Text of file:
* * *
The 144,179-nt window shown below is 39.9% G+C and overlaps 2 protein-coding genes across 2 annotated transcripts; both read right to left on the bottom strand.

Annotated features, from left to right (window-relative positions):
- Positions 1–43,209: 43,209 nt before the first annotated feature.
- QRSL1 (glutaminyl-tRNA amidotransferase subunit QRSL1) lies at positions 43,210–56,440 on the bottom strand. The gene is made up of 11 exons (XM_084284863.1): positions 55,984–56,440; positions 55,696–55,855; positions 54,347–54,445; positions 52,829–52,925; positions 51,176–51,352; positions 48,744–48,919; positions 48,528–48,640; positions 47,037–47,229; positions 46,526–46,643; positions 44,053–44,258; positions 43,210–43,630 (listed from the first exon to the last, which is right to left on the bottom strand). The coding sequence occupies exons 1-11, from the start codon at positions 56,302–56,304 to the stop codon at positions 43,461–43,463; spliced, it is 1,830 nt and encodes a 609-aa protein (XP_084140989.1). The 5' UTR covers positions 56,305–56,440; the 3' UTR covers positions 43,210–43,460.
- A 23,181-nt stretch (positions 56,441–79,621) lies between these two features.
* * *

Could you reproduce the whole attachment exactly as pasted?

The 144,179-nt window shown below is 39.9% G+C and overlaps 2 protein-coding genes across 2 annotated transcripts; both read right to left on the bottom strand.

Annotated features, from left to right (window-relative positions):
- Positions 1–43,209: 43,209 nt before the first annotated feature.
- QRSL1 (glutaminyl-tRNA amidotransferase subunit QRSL1) lies at positions 43,210–56,440 on the bottom strand. The gene is made up of 11 exons (XM_084284863.1): positions 55,984–56,440; positions 55,696–55,855; positions 54,347–54,445; positions 52,829–52,925; positions 51,176–51,352; positions 48,744–48,919; positions 48,528–48,640; positions 47,037–47,229; positions 46,526–46,643; positions 44,053–44,258; positions 43,210–43,630 (listed from the first exon to the last, which is right to left on the bottom strand). The coding sequence occupies exons 1-11, from the start codon at positions 56,302–56,304 to the stop codon at positions 43,461–43,463; spliced, it is 1,830 nt and encodes a 609-aa protein (XP_084140989.1). The 5' UTR covers positions 56,305–56,440; the 3' UTR covers positions 43,210–43,460.
- A 23,181-nt stretch (positions 56,441–79,621) lies between these two features.